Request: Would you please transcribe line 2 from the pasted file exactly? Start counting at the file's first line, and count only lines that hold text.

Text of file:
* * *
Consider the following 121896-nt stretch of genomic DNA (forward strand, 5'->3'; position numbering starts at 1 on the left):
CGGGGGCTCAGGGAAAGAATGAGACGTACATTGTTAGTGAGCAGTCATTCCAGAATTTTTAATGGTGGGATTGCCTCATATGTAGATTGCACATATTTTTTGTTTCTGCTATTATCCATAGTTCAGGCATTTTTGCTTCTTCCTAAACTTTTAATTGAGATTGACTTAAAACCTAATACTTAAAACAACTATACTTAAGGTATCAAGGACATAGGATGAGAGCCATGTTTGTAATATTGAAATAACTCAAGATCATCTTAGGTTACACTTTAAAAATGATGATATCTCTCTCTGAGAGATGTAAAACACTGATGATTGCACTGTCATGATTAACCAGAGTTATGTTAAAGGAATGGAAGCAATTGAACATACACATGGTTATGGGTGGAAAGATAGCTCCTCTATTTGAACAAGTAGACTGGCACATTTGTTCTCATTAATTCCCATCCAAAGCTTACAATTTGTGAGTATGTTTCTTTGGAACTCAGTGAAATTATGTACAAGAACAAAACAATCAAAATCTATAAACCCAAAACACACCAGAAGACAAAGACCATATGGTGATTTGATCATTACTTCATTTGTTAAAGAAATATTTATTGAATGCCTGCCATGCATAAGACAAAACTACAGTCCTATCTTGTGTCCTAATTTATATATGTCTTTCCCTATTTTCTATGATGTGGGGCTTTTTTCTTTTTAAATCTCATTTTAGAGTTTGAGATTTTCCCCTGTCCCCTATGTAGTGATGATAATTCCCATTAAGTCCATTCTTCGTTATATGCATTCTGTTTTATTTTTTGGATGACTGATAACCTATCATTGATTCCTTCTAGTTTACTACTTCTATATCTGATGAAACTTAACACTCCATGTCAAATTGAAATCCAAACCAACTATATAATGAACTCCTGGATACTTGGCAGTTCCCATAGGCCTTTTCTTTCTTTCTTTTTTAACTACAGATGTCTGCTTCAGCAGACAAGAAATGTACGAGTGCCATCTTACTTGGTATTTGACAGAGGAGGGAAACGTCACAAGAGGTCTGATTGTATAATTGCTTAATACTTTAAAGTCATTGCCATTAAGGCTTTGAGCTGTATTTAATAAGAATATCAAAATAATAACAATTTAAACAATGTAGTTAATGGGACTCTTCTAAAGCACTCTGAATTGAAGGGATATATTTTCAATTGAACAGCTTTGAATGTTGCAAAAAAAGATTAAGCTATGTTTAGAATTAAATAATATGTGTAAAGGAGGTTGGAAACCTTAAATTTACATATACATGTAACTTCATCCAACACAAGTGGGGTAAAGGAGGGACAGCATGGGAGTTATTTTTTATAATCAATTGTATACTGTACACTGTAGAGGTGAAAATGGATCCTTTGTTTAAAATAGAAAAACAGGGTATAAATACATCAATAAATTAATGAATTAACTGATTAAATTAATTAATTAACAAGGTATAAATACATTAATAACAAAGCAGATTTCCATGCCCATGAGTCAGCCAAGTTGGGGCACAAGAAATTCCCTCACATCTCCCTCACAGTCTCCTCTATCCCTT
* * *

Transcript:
CGGGGGCTCAGGGAAAGAATGAGACGTACATTGTTAGTGAGCAGTCATTCCAGAATTTTTAATGGTGGGATTGCCTCATATGTAGATTGCACATATTTTTTGTTTCTGCTATTATCCATAGTTCAGGCATTTTTGCTTCTTCCTAAACTTTTAATTGAGATTGACTTAAAACCTAATACTTAAAACAACTATACTTAAGGTATCAAGGACATAGGATGAGAGCCATGTTTGTAATATTGAAATAACTCAAGATCATCTTAGGTTACACTTTAAAAATGATGATATCTCTCTCTGAGAGATGTAAAACACTGATGATTGCACTGTCATGATTAACCAGAGTTATGTTAAAGGAATGGAAGCAATTGAACATACACATGGTTATGGGTGGAAAGATAGCTCCTCTATTTGAACAAGTAGACTGGCACATTTGTTCTCATTAATTCCCATCCAAAGCTTACAATTTGTGAGTATGTTTCTTTGGAACTCAGTGAAATTATGTACAAGAACAAAACAATCAAAATCTATAAACCCAAAACACACCAGAAGACAAAGACCATATGGTGATTTGATCATTACTTCATTTGTTAAAGAAATATTTATTGAATGCCTGCCATGCATAAGACAAAACTACAGTCCTATCTTGTGTCCTAATTTATATATGTCTTTCCCTATTTTCTATGATGTGGGGCTTTTTTCTTTTTAAATCTCATTTTAGAGTTTGAGATTTTCCCCTGTCCCCTATGTAGTGATGATAATTCCCATTAAGTCCATTCTTCGTTATATGCATTCTGTTTTATTTTTTGGATGACTGATAACCTATCATTGATTCCTTCTAGTTTACTACTTCTATATCTGATGAAACTTAACACTCCATGTCAAATTGAAATCCAAACCAACTATATAATGAACTCCTGGATACTTGGCAGTTCCCATAGGCCTTTTCTTTCTTTCTTTTTTAACTACAGATGTCTGCTTCAGCAGACAAGAAATGTACGAGTGCCATCTTACTTGGTATTTGACAGAGGAGGGAAACGTCACAAGAGGTCTGATTGTATAATTGCTTAATACTTTAAAGTCATTGCCATTAAGGCTTTGAGCTGTATTTAATAAGAATATCAAAATAATAACAATTTAAACAATGTAGTTAATGGGACTCTTCTAAAGCACTCTGAATTGAAGGGATATATTTTCAATTGAACAGCTTTGAATGTTGCAAAAAAAGATTAAGCTATGTTTAGAATTAAATAATATGTGTAAAGGAGGTTGGAAACCTTAAATTTACATATACATGTAACTTCATCCAACACAAGTGGGGTAAAGGAGGGACAGCATGGGAGTTATTTTTTATAATCAATTGTATACTGTACACTGTAGAGGTGAAAATGGATCCTTTGTTTAAAATAGAAAAACAGGGTATAAATACATCAATAAATTAATGAATTAACTGATTAAATTAATTAATTAACAAGGTATAAATACATTAATAACAAAGCAGATTTCCATGCCCATGAGTCAGCCAAGTTGGGGCACAAGAAATTCCCTCACATCTCCCTCACAGTCTCCTCTATCCCTT